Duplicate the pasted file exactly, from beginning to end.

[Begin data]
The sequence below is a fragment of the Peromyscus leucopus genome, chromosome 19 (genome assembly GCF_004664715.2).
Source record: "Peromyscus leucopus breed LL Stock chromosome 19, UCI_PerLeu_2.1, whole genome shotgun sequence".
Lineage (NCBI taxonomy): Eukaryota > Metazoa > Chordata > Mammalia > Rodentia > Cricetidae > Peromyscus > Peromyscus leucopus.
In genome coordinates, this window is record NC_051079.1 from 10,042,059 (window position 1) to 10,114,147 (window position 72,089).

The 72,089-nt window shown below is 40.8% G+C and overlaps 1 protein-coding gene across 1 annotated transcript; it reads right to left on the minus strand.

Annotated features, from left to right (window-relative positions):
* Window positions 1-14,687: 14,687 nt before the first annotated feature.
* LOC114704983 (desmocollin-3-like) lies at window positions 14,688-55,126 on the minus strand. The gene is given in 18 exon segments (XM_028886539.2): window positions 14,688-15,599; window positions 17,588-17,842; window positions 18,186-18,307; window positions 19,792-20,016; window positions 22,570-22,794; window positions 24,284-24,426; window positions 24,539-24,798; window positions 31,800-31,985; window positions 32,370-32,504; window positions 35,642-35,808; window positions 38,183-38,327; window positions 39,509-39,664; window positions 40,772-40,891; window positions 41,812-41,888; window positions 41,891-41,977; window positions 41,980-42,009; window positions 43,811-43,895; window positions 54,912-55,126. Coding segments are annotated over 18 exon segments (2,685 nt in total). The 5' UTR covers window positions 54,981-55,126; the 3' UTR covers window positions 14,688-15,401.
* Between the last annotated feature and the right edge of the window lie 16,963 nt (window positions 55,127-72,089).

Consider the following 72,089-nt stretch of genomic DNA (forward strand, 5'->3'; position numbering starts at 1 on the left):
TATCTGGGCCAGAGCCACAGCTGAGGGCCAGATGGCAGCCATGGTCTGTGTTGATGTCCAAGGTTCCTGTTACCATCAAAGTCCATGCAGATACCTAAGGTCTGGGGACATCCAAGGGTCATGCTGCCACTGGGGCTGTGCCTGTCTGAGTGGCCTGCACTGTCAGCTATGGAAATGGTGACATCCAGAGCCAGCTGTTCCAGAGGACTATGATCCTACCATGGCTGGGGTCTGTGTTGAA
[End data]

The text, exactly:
The sequence below is a fragment of the Peromyscus leucopus genome, chromosome 19 (genome assembly GCF_004664715.2).
Source record: "Peromyscus leucopus breed LL Stock chromosome 19, UCI_PerLeu_2.1, whole genome shotgun sequence".
Lineage (NCBI taxonomy): Eukaryota > Metazoa > Chordata > Mammalia > Rodentia > Cricetidae > Peromyscus > Peromyscus leucopus.
In genome coordinates, this window is record NC_051079.1 from 10,042,059 (window position 1) to 10,114,147 (window position 72,089).

The 72,089-nt window shown below is 40.8% G+C and overlaps 1 protein-coding gene across 1 annotated transcript; it reads right to left on the minus strand.

Annotated features, from left to right (window-relative positions):
* Window positions 1-14,687: 14,687 nt before the first annotated feature.
* LOC114704983 (desmocollin-3-like) lies at window positions 14,688-55,126 on the minus strand. The gene is given in 18 exon segments (XM_028886539.2): window positions 14,688-15,599; window positions 17,588-17,842; window positions 18,186-18,307; window positions 19,792-20,016; window positions 22,570-22,794; window positions 24,284-24,426; window positions 24,539-24,798; window positions 31,800-31,985; window positions 32,370-32,504; window positions 35,642-35,808; window positions 38,183-38,327; window positions 39,509-39,664; window positions 40,772-40,891; window positions 41,812-41,888; window positions 41,891-41,977; window positions 41,980-42,009; window positions 43,811-43,895; window positions 54,912-55,126. Coding segments are annotated over 18 exon segments (2,685 nt in total). The 5' UTR covers window positions 54,981-55,126; the 3' UTR covers window positions 14,688-15,401.
* Between the last annotated feature and the right edge of the window lie 16,963 nt (window positions 55,127-72,089).

Consider the following 72,089-nt stretch of genomic DNA (forward strand, 5'->3'; position numbering starts at 1 on the left):
TATCTGGGCCAGAGCCACAGCTGAGGGCCAGATGGCAGCCATGGTCTGTGTTGATGTCCAAGGTTCCTGTTACCATCAAAGTCCATGCAGATACCTAAGGTCTGGGGACATCCAAGGGTCATGCTGCCACTGGGGCTGTGCCTGTCTGAGTGGCCTGCACTGTCAGCTATGGAAATGGTGACATCCAGAGCCAGCTGTTCCAGAGGACTATGATCCTACCATGGCTGGGGTCTGTGTTGAA